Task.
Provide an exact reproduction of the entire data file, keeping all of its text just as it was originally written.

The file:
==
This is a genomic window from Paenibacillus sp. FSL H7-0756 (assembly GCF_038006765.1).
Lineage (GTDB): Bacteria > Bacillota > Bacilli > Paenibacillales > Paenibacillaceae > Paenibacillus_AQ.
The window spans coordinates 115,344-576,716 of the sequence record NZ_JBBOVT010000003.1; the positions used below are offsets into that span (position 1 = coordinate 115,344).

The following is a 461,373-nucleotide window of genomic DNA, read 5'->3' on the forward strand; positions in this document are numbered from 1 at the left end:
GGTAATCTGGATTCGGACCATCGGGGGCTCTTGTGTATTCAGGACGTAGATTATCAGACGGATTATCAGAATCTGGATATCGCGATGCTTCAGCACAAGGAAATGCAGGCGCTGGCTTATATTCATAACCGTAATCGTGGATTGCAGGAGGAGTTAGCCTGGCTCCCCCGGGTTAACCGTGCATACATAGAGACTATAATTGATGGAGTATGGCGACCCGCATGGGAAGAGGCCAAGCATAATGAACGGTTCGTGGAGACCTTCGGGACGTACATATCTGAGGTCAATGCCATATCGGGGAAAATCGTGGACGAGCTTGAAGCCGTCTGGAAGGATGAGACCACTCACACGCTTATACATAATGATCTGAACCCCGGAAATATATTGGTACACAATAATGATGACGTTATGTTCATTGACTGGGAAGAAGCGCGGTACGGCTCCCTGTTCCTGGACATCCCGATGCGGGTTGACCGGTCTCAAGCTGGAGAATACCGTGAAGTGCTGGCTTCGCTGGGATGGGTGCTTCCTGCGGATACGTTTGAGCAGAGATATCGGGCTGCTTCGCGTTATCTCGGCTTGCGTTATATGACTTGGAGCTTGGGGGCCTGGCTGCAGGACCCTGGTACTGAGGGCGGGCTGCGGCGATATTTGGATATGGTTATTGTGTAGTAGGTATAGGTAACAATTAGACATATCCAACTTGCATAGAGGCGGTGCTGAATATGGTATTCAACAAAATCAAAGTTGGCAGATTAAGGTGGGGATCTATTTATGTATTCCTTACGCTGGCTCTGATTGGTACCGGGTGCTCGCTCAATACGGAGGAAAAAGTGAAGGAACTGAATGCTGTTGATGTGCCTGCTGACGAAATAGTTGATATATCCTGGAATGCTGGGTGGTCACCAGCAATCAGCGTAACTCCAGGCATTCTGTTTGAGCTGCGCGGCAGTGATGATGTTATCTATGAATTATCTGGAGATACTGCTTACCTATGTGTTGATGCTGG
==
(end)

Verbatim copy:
This is a genomic window from Paenibacillus sp. FSL H7-0756 (assembly GCF_038006765.1).
Lineage (GTDB): Bacteria > Bacillota > Bacilli > Paenibacillales > Paenibacillaceae > Paenibacillus_AQ.
The window spans coordinates 115,344-576,716 of the sequence record NZ_JBBOVT010000003.1; the positions used below are offsets into that span (position 1 = coordinate 115,344).

The following is a 461,373-nucleotide window of genomic DNA, read 5'->3' on the forward strand; positions in this document are numbered from 1 at the left end:
GGTAATCTGGATTCGGACCATCGGGGGCTCTTGTGTATTCAGGACGTAGATTATCAGACGGATTATCAGAATCTGGATATCGCGATGCTTCAGCACAAGGAAATGCAGGCGCTGGCTTATATTCATAACCGTAATCGTGGATTGCAGGAGGAGTTAGCCTGGCTCCCCCGGGTTAACCGTGCATACATAGAGACTATAATTGATGGAGTATGGCGACCCGCATGGGAAGAGGCCAAGCATAATGAACGGTTCGTGGAGACCTTCGGGACGTACATATCTGAGGTCAATGCCATATCGGGGAAAATCGTGGACGAGCTTGAAGCCGTCTGGAAGGATGAGACCACTCACACGCTTATACATAATGATCTGAACCCCGGAAATATATTGGTACACAATAATGATGACGTTATGTTCATTGACTGGGAAGAAGCGCGGTACGGCTCCCTGTTCCTGGACATCCCGATGCGGGTTGACCGGTCTCAAGCTGGAGAATACCGTGAAGTGCTGGCTTCGCTGGGATGGGTGCTTCCTGCGGATACGTTTGAGCAGAGATATCGGGCTGCTTCGCGTTATCTCGGCTTGCGTTATATGACTTGGAGCTTGGGGGCCTGGCTGCAGGACCCTGGTACTGAGGGCGGGCTGCGGCGATATTTGGATATGGTTATTGTGTAGTAGGTATAGGTAACAATTAGACATATCCAACTTGCATAGAGGCGGTGCTGAATATGGTATTCAACAAAATCAAAGTTGGCAGATTAAGGTGGGGATCTATTTATGTATTCCTTACGCTGGCTCTGATTGGTACCGGGTGCTCGCTCAATACGGAGGAAAAAGTGAAGGAACTGAATGCTGTTGATGTGCCTGCTGACGAAATAGTTGATATATCCTGGAATGCTGGGTGGTCACCAGCAATCAGCGTAACTCCAGGCATTCTGTTTGAGCTGCGCGGCAGTGATGATGTTATCTATGAATTATCTGGAGATACTGCTTACCTATGTGTTGATGCTGG